[IMGCAP(1)]Is the time now right to use a financial reporting language that transcends national boundaries? This question continues to cause division in some countries, particularly in the United States.
Mary Jo White, chair of the Securities and Exchange Commission, recently put International Financial Reporting Standards back on the U.S. agenda in her remarks to the trustees of the Financial Accounting Standards Board’s oversight body, the Financial Accounting Foundation. When speaking about the 11,000 U.S. public companies and should they file with the SEC financial statements prepared in accordance with IFRS, White said, “I have made it a priority for the Commission to position itself to make a further statement on this very important subject and I hope to be able to say more in the relatively near future’. And now we see reports that Ms. White is considering appointing a former senior partner with Deloitte to the role of chief accountant, with a brief to consider whether to allow an option for U.S. companies to use IFRS.
As I am a wholehearted supporter of IFRS as the language for use in preparing financial statements, Ms. White’s remarks and mooted actions are most welcome and very encouraging. In football parlance, we were at third and long, and Ms. White’s successful play has moved the chains, keeping the IFRS drive alive.
I am an optimist, but will my optimism be dented again? After all, although the SEC accepts that the financial statements of non-U.S. companies that use IFRS are of a quality that enables the SEC to meet its purpose—the protection of investors’ interests—some protagonists continue to push back against U.S. public companies having the option to use IFRS, let alone be required to do so. There is no level playing field.
So notwithstanding nearly seven years of experience with IFRS reporting to the SEC, some in the profession have written to Ms. White detailing their concerns, which include investor confusion and opportunities for accounting arbitrage. Sovereignty over accounting standards and the operational capability of IFRS in a litigious environment were also raised.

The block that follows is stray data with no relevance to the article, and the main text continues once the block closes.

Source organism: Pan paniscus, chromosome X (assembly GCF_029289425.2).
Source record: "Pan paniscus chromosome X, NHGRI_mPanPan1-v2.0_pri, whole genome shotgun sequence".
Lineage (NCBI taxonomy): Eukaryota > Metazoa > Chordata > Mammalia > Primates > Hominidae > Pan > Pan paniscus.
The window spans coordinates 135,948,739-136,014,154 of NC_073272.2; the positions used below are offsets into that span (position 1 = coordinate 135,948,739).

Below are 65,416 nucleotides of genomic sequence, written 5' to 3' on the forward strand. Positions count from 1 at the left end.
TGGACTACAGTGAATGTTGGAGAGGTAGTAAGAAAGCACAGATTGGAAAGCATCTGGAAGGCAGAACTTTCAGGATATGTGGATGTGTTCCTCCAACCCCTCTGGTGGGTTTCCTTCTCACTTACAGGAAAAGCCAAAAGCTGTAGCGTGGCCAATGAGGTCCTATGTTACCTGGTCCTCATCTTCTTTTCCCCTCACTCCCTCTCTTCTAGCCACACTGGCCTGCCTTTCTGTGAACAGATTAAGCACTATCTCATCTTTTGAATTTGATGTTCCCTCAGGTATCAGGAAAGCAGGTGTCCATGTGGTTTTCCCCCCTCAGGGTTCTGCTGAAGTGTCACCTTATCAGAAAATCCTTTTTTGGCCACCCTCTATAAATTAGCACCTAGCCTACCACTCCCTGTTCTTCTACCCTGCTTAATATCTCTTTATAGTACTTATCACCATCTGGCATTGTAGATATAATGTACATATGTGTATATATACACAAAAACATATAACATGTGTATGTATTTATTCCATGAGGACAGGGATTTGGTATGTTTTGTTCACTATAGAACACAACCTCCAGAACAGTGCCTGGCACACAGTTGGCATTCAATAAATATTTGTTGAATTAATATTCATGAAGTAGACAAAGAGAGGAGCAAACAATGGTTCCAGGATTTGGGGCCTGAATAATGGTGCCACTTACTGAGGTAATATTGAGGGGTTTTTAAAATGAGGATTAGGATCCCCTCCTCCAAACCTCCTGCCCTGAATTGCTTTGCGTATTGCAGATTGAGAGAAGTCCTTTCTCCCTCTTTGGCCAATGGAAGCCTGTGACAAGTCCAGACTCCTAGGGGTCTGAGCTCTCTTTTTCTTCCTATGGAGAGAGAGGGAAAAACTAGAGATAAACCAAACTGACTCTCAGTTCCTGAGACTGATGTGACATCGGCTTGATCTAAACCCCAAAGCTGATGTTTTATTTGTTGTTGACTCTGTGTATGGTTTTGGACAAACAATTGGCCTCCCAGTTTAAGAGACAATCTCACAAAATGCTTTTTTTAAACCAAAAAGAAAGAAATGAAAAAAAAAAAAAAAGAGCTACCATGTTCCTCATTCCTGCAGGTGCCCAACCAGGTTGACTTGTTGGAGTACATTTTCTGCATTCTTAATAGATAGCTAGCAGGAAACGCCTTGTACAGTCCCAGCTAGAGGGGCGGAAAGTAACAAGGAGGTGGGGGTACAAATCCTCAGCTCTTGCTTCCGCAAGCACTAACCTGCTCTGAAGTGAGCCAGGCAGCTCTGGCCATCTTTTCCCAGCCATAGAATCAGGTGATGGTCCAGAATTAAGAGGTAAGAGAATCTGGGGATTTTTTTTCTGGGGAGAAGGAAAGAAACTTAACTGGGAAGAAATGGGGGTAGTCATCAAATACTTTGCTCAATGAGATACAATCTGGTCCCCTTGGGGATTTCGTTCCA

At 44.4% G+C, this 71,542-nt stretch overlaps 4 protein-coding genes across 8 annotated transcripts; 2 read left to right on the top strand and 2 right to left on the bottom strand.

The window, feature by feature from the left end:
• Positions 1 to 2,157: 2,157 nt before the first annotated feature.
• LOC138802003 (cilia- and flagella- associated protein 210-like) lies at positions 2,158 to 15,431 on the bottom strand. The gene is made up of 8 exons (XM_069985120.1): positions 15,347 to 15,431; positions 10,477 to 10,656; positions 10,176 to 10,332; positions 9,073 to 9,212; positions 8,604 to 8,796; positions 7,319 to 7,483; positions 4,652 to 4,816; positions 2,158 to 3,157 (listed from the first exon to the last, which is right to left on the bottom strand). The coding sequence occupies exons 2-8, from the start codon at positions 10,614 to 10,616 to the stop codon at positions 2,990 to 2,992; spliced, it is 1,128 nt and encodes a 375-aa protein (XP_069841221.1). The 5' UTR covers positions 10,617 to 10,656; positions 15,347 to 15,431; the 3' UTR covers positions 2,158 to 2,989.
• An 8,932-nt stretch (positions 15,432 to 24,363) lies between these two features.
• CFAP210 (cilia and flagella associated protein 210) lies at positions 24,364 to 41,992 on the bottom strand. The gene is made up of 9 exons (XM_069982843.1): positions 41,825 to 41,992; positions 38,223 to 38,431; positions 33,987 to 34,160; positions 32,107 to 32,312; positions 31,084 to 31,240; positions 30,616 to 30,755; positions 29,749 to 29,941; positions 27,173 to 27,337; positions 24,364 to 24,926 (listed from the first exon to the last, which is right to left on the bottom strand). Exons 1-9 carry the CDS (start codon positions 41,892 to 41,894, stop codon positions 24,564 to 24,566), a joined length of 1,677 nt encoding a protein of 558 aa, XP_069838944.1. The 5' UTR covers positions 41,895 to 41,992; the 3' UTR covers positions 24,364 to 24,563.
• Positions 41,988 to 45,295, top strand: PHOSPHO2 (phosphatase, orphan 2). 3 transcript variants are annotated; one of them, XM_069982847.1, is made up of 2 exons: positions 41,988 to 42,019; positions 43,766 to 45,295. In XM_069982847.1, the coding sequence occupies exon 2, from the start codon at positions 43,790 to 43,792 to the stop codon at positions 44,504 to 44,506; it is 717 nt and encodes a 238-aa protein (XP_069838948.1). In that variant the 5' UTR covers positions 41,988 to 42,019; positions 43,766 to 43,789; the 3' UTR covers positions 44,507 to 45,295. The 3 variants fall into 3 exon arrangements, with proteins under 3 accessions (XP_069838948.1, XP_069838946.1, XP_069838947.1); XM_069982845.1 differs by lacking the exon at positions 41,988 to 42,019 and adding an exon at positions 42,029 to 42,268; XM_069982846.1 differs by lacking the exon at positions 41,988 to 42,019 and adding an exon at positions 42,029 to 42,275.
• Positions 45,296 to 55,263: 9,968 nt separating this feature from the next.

Today, about 45 percent of the 1,150 non-U.S. companies registered with the SEC report to the SEC using IFRS without reconciliation. Those companies represent trillions of dollars in market capitalization and include the Australian behemoths BHP, Rio Tinto and Westpac, the world’s 13thlargest bank. The two-GAAP environment does not appear to have affected investor confidence in these companies.
In 2008, my organization, CPA Australia, wrote to the SEC to congratulate it on its roadmap for the adoption of IFRS by U.S. public companies from 2014. Both then and now, our position is that financial statements are about communication, and IFRS is the financial reporting language best able to facilitate consistent communication to the broadest possible audience. Moreover, IFRS ensures consistency in the source for accounting guidance used in the preparation of financial statements, whatever the place of incorporation of the company. And on issues of sovereignty, numerous countries, including my own, have found ways to effectively deal with it.
Progress has been slow. With the immediate challenges of the global financial crisis substantially addressed, now is the right time for the SEC to demonstrate its leadership on this important subject. Ms. White is doing just that.
I have a profound belief in common sense. On that basis I am optimistic that by 2020 at the latest, U.S. public companies will report using IFRS. And with that will be credence to the claim that IFRS is the undisputed universal financial reporting language. Therefore, a two-GAAP environment should only ever be considered by the SEC as an interim solution. Realistically, there are not enough people bilingual in IRFS and U.S. GAAP for the two to co-exist in the longer term, and unfortunately it may serve to encourage the advancement of more financial reporting languages (a EU dialect of IFRS, for example).
More complexity is the last thing the profession needs, and it is certainly not in the interests of the millions of American shareholders.
Alex Malley is chief executive of CPA Australia, one of the world's largest member organizations for business, finance and accounting professionals, representing more than 150,000 members working in 121 countries.
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